Which one works better?
The ultimate showdown of Quest 2 PCVR solutions.
Oculus has now brought us a free solution to play all PCVR games wirelessly with the v28 update of the Quest 2. Before the update, there were only two other ways, but both cost money. One was Oculus Link, where you had to buy a long USB3 cable and connect it to the Quest and PC. And Virtual Desktop, which is available for just under 20 Bucks in the Quest App Store and allows us to play PCVR wirelessly. Today we’re going to test which of these solutions is the best, and for which type of gamer another solution might well be an option. How to set up Oculus Link, Air Link or Virtual Desktop can be found in the tutorials from Nathie below.
Oculus Link Tutorial by Nathie
Oculus Air Link Tutorial by Nathie (soon)
Virtual Desktop Tutorial by Mc in VR
The test setup consists of a desktop PC with a Ryzen 3700X, a 1070ti and 16GB DDR4–3200 RAM. The games are stored on an SSD and the router is a 5GHz capable Connect Box, which is directly connected to the PC via an Ethernet cable. The Connect Box is located about a meter away from my gaming area. Air Link and Virtual Desktop are both running over a 5GHz connection with no other devices connected to get the best possible result. The link cable I use is the 5m one from Kiwi design. Not the original one.
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I’ve picked out a mixed bag of games for you to find out the strengths and weaknesses of each solution. Be it a simple round of Beat Saber or a wild cat and mouse chase in Population One. I’ll also be testing differences between Oculus and Steam versions and how well they stack up against each other.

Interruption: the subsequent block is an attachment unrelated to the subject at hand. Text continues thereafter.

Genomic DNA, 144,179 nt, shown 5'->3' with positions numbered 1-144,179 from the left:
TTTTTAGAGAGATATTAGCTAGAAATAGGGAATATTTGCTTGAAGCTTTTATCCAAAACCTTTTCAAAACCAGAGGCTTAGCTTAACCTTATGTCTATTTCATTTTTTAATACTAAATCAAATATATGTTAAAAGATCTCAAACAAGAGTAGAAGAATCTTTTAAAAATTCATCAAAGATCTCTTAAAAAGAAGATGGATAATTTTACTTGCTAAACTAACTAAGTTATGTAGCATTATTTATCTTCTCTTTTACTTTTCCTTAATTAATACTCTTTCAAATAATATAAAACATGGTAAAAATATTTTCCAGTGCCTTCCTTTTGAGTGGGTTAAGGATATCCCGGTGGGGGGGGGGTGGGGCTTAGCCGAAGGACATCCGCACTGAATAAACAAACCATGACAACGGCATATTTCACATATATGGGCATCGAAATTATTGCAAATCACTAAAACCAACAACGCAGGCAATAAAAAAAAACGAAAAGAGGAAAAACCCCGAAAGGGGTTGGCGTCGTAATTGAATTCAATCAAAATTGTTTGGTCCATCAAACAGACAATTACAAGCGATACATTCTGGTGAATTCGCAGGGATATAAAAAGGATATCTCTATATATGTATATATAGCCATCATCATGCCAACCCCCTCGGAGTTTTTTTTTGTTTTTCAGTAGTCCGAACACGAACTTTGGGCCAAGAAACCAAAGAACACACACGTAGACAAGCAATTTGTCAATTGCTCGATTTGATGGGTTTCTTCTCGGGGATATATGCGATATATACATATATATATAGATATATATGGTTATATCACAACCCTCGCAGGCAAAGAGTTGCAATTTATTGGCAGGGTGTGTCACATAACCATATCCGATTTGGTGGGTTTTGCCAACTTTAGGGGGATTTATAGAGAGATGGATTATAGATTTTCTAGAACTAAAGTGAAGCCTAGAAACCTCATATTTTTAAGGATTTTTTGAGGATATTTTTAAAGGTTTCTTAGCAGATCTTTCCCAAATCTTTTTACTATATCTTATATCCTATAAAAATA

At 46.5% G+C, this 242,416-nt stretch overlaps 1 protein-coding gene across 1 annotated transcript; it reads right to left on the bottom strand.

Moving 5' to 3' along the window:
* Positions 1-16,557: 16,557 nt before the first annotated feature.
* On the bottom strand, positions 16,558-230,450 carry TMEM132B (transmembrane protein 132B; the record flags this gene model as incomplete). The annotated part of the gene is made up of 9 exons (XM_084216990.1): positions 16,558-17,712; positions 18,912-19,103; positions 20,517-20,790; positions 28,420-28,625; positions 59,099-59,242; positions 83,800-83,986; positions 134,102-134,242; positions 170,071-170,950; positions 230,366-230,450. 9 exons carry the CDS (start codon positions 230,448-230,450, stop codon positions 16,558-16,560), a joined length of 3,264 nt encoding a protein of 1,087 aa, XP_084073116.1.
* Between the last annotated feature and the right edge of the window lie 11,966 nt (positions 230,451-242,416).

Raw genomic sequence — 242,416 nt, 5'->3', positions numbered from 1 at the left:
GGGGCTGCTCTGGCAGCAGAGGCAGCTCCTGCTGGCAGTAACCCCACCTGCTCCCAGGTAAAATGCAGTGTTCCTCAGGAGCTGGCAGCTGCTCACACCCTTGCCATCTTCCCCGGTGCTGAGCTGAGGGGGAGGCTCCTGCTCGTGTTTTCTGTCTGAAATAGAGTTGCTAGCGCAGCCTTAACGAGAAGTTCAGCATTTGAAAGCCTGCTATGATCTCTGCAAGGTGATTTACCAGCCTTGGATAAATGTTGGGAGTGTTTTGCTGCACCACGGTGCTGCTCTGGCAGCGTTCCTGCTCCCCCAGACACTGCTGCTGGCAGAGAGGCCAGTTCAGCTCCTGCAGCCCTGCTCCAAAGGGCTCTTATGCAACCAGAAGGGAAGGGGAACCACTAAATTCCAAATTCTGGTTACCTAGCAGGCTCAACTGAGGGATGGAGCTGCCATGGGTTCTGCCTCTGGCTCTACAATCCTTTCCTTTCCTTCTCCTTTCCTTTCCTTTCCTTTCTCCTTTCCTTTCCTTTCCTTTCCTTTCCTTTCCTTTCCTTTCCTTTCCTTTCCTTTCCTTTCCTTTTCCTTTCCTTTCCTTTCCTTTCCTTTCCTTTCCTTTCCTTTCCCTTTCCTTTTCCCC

Let the games begin.
First, I’ll start with a simple round of Beat Saber and tell you how well Expert+ songs work and which of the three ways is the best. Latency and the overall feeling plays a big role here. While the latency was better on Virtual Desktop and Link the overall smoothness was the best on Air Link.
Oculus Link: Smooth but only playable on lower difficulties. Sometimes laggy.
Virtual Desktop: Not as smooth as the other two but it felt more responsive.
Oculus Air Link: Very smooth but highest latency. Expert+is not enjoyable.
Conclusion: As an Expert+ player I will stick to the native Quest Version or just grab my Valve Index. Despite smoothness Virtual Desktop is still the winner here. It just felt snappier overall and would be my choice if I had to pick one of the three above.
Overall the game was playable on all the three choices. It felt the best on Oculus Air Link and was really smooth as butter. Here and there small stutters but nothing major. But the other two solutions were great as well. The sharpness and quality was the best on Virtual Desktop. The other two felt like there was a greyish layer over the screen and they were quite blurry in the distance.
Oculus Link: Smooth and overall great. Slightly blurry and greyish.
Virtual Desktop: Popping colors and really sharp. Still very smooth.
Oculus Air Link: Washed out colors and blurry. But really smooth gameplay.
Conclusion: Due to the sharpness and colors I would always pick the Virtual Desktop version here. The other two are playable as well and they were all really close in smoothness. Nevertheless none of them were bad.
Half Life: Alyx
Half Life: Alyx runs well on all options. Graphically, the virtual desktop version stands out because the colors are crisper and the black levels look a bit better. But it is also fun with Oculus Link and Air Link. All options offer a great gaming experience.
Oculus Link: Sharp picture, good performance and lifelike colors. A bit grayish.
Virtual Desktop: Sharp image, crisp colors, and better black levels.
Oculus Air Link: Also a sharp picture. Also looks a bit grayish, but overall the colors are true to life.